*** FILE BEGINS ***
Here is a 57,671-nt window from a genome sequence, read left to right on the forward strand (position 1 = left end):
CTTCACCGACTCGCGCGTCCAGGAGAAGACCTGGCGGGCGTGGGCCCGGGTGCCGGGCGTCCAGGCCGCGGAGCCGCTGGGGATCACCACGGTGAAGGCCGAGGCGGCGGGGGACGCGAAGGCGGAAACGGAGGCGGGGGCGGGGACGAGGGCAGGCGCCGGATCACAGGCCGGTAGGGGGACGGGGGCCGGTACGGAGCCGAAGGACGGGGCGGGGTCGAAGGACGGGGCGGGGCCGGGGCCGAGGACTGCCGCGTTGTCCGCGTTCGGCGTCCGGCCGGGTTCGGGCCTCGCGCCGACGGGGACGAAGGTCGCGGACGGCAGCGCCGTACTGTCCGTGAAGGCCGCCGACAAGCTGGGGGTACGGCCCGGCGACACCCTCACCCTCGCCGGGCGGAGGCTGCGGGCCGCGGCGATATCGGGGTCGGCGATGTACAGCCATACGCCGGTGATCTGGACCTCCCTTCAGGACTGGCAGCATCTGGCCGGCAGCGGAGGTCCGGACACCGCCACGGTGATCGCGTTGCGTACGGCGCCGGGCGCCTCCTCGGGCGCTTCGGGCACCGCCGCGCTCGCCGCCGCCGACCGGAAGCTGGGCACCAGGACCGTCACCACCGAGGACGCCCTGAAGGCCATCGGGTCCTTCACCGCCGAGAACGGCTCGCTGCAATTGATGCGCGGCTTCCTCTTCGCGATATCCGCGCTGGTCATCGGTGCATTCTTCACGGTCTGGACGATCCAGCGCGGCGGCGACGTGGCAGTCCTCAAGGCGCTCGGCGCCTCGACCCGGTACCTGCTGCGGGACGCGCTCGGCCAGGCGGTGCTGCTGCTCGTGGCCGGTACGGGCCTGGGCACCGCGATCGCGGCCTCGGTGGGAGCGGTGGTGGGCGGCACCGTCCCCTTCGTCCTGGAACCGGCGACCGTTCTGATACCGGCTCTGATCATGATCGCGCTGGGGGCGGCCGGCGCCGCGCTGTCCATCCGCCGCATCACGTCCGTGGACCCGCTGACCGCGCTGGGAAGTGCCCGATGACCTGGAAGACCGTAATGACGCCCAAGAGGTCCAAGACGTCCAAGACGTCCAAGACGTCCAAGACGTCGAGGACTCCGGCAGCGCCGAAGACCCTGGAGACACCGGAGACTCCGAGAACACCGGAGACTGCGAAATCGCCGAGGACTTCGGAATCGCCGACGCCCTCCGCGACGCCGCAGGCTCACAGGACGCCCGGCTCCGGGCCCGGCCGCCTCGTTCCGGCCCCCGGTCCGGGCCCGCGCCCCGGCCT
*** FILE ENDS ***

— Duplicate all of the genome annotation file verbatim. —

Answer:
Here is a 57,671-nt window from a genome sequence, read left to right on the forward strand (position 1 = left end):
CTTCACCGACTCGCGCGTCCAGGAGAAGACCTGGCGGGCGTGGGCCCGGGTGCCGGGCGTCCAGGCCGCGGAGCCGCTGGGGATCACCACGGTGAAGGCCGAGGCGGCGGGGGACGCGAAGGCGGAAACGGAGGCGGGGGCGGGGACGAGGGCAGGCGCCGGATCACAGGCCGGTAGGGGGACGGGGGCCGGTACGGAGCCGAAGGACGGGGCGGGGTCGAAGGACGGGGCGGGGCCGGGGCCGAGGACTGCCGCGTTGTCCGCGTTCGGCGTCCGGCCGGGTTCGGGCCTCGCGCCGACGGGGACGAAGGTCGCGGACGGCAGCGCCGTACTGTCCGTGAAGGCCGCCGACAAGCTGGGGGTACGGCCCGGCGACACCCTCACCCTCGCCGGGCGGAGGCTGCGGGCCGCGGCGATATCGGGGTCGGCGATGTACAGCCATACGCCGGTGATCTGGACCTCCCTTCAGGACTGGCAGCATCTGGCCGGCAGCGGAGGTCCGGACACCGCCACGGTGATCGCGTTGCGTACGGCGCCGGGCGCCTCCTCGGGCGCTTCGGGCACCGCCGCGCTCGCCGCCGCCGACCGGAAGCTGGGCACCAGGACCGTCACCACCGAGGACGCCCTGAAGGCCATCGGGTCCTTCACCGCCGAGAACGGCTCGCTGCAATTGATGCGCGGCTTCCTCTTCGCGATATCCGCGCTGGTCATCGGTGCATTCTTCACGGTCTGGACGATCCAGCGCGGCGGCGACGTGGCAGTCCTCAAGGCGCTCGGCGCCTCGACCCGGTACCTGCTGCGGGACGCGCTCGGCCAGGCGGTGCTGCTGCTCGTGGCCGGTACGGGCCTGGGCACCGCGATCGCGGCCTCGGTGGGAGCGGTGGTGGGCGGCACCGTCCCCTTCGTCCTGGAACCGGCGACCGTTCTGATACCGGCTCTGATCATGATCGCGCTGGGGGCGGCCGGCGCCGCGCTGTCCATCCGCCGCATCACGTCCGTGGACCCGCTGACCGCGCTGGGAAGTGCCCGATGACCTGGAAGACCGTAATGACGCCCAAGAGGTCCAAGACGTCCAAGACGTCCAAGACGTCCAAGACGTCGAGGACTCCGGCAGCGCCGAAGACCCTGGAGACACCGGAGACTCCGAGAACACCGGAGACTGCGAAATCGCCGAGGACTTCGGAATCGCCGACGCCCTCCGCGACGCCGCAGGCTCACAGGACGCCCGGCTCCGGGCCCGGCCGCCTCGTTCCGGCCCCCGGTCCGGGCCCGCGCCCCGGCCT